By Rev. Charles Allen, S.J., Alumni Chaplain
Midnight is — by choice — an hour of darkness that I rarely wish to experience. I did make the exception of staying up until midnight to greet the new century as 1999 became 2000, and wouldn’t it be wonderful if I could stay up to see the arrival of the next century, as 2099 becomes 2100!
My other exception to this rule is to stay up for “Midnight Breakfast.”
Midnight Breakfast began at Fairfield University about 12 years ago and marks the end of the first semester’s classes and the beginning of exams the next day. Starting at 10:00 p.m., approximately 2,500 of the University’s 3,200 undergraduates stream into the Barone Campus Center dining room, where 50 members of the faculty and staff serve them large plates of scrambled eggs, bacon, sweet rolls, coffee, and juice. In the background a strange mixture of Christmas carols and holiday songs are blast over the loudspeaker system, and whenever “All I Want for Christmas is You” is played, the students begin to dance on the table tops.
The whole event is somewhat Bacchanalian in spirit, but what calms my priestly feelings are the warm thank yous that we receive from the students, and the knowledge that, at least for one day of the year, it is clear that we are placed on this earth not to be served but to serve.
This year, the days of Advent proceeded with their usual pleasant pace: construction of the crèche outside the Egan Chapel, the Glee Club concerts, the Theatre Fairfield production, the Jazz Band, Orchestra and Dance Ensemble recitals, along with the beginning of the men’s and women’s basketball seasons and final exams. Then, on the morning of Friday, December 14, the CNN news update on my computer flashed that there was a report of a shooting at a school in Newtown, Connecticut. By noon, we knew the name of the school — Sandy Hook Elementary — and by mid-afternoon the extent of the tragedy was so great as to defy human comprehension.
Over that weekend, thanks to e-mails from alumni, we learned that Jessica Rekos, the daughter of Krista Lehmann Rekos ’99 had died on Friday morning. Suddenly the tragedy of Sandy Hook had come much closer to home. On the following Tuesday, I concelebrated at Jessica’s funeral Mass at St. Rose of Lima Church in Newtown. A number of Fairfield University alumni were there to try in some small way to share the pain of the grieving parents, and to listen to the most beautiful eulogy which Krista gave at the end of the Mass. May Jessica rest in peace and may her parents, Krista and Richard — and all others who lost a loved one that day — find God’s consolation in this most difficult of times.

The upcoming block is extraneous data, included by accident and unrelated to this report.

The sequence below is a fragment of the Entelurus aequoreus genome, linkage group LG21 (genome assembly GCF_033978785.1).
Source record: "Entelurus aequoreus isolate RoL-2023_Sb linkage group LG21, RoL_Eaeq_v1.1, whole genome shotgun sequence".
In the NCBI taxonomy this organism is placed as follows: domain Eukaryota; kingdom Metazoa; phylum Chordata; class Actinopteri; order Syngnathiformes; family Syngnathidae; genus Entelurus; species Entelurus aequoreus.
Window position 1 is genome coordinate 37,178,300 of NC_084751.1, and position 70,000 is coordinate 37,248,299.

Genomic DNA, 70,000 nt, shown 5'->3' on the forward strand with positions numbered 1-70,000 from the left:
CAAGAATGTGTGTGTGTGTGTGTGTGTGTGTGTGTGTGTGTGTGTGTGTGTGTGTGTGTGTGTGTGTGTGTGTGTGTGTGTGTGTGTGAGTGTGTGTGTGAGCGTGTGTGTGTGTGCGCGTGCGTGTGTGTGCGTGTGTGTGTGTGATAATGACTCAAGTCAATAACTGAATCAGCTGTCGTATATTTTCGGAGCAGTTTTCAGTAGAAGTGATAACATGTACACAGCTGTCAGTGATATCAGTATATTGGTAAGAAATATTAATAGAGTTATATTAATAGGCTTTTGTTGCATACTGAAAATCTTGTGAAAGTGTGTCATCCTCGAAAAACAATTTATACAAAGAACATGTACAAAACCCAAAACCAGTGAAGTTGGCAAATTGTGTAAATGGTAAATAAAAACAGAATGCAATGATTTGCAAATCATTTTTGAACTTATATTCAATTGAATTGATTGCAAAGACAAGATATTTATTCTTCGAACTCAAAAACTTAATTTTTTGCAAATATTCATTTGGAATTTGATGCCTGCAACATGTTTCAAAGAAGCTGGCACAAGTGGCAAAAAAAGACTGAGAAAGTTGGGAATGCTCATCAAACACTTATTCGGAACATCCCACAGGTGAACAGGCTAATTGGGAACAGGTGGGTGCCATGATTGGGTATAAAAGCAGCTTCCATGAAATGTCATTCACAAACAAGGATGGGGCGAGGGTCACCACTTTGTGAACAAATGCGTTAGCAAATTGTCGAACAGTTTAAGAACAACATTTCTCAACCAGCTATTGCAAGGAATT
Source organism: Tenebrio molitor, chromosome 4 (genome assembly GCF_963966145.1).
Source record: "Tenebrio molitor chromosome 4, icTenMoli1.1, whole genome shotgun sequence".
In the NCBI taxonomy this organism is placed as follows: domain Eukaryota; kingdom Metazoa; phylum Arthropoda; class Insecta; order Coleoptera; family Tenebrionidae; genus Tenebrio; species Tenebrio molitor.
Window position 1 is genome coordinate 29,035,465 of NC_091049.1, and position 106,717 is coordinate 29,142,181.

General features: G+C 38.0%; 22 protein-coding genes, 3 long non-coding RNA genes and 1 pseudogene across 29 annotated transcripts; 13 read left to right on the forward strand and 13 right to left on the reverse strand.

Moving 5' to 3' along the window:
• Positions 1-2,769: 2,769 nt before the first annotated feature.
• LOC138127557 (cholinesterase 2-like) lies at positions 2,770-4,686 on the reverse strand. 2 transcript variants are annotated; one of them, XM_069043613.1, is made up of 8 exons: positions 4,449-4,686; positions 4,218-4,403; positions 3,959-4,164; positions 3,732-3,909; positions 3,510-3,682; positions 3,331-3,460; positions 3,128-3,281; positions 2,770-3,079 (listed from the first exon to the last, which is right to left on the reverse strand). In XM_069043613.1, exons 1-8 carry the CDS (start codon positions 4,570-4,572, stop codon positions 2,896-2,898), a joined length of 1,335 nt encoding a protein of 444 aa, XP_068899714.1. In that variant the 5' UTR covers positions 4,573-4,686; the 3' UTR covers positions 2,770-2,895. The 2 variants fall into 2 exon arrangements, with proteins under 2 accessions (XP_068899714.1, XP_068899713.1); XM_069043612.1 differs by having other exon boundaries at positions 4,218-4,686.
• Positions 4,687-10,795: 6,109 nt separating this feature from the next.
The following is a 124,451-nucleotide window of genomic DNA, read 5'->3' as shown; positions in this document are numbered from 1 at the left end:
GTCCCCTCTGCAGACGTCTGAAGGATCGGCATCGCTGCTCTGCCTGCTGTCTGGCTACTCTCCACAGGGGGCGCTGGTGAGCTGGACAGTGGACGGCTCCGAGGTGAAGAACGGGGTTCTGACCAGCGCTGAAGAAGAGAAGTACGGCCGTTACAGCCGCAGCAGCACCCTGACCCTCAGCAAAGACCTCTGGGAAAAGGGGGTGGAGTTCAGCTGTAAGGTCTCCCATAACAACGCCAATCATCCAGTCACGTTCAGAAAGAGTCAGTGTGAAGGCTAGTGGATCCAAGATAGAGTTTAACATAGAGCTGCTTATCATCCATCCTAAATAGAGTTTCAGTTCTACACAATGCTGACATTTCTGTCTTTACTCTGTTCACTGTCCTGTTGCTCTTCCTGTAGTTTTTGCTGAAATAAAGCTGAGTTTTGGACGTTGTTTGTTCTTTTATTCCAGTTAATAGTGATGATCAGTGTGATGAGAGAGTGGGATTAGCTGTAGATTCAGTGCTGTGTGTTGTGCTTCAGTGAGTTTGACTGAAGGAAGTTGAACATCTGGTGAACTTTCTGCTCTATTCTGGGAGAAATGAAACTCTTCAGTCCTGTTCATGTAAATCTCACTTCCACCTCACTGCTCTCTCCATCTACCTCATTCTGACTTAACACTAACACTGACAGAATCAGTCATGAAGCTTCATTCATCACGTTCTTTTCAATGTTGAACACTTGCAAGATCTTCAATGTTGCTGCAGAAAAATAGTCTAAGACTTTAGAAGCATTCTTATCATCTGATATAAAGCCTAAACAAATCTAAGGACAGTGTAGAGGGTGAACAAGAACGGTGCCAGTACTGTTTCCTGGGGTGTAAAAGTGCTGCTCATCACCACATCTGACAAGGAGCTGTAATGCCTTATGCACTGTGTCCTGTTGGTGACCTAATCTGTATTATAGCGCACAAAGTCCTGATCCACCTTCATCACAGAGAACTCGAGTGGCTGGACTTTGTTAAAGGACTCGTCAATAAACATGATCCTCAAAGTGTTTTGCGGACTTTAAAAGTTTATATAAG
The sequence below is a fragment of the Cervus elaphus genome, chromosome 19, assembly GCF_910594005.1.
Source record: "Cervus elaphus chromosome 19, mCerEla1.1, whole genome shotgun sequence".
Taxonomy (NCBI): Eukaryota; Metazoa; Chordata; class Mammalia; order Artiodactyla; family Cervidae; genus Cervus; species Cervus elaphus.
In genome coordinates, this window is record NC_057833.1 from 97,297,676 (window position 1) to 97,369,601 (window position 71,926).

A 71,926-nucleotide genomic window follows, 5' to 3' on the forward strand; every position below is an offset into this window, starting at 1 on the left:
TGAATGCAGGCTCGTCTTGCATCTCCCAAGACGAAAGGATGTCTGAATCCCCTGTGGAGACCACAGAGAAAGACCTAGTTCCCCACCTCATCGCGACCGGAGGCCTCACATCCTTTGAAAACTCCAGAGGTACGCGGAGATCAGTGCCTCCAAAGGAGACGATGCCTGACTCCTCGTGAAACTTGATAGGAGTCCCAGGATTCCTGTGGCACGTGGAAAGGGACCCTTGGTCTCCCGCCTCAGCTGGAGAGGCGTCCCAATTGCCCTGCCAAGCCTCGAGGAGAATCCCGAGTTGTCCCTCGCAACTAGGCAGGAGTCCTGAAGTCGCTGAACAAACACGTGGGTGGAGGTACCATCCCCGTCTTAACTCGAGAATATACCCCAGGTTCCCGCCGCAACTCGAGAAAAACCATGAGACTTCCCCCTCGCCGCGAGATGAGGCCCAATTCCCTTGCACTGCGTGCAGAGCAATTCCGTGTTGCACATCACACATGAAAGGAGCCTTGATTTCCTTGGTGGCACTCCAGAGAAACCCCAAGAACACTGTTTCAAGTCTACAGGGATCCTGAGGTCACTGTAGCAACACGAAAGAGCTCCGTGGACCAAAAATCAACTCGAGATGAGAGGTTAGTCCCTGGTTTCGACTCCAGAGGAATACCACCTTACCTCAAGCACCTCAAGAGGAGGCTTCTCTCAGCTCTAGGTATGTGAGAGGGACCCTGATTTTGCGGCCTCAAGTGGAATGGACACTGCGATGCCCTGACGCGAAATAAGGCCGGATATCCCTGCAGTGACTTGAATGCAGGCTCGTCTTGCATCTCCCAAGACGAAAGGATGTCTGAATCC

By Friday evening, December 21, the last of the students had left for home and the campus suddenly became awesomely quiet. These were precious days of peace after the sadness affecting all of us.
The thoughts of a snow-covered nativity scene, gentle shepherds, glorious choirs of angels, adoring magi and a loving mother and adoptive father can easily make us forget the more difficult side of Christmas. The enforced journey from Nazareth to Bethlehem, the lack of an inn, the rustic nature of a cave and manger and always the threat of a menacing king and heartless empire — these are also part of the Christmas story, and they were very much a part of our Christmas in 2012.
Throughout it all, there was much for which to be grateful. I celebrated Christmas Eve and Christmas Day in Boston with my 99-year old mother, three sisters, and assorted nieces and nephews — one of whom is a Fairfield University alumnus, and one who will walk the steps of Bellarmine Hall at Commencement in May.
As we enter into the Year of Our Lord 2013, let us remember those who rejoice and, most importantly, those who grieve.
May God bless us all in this New Year!
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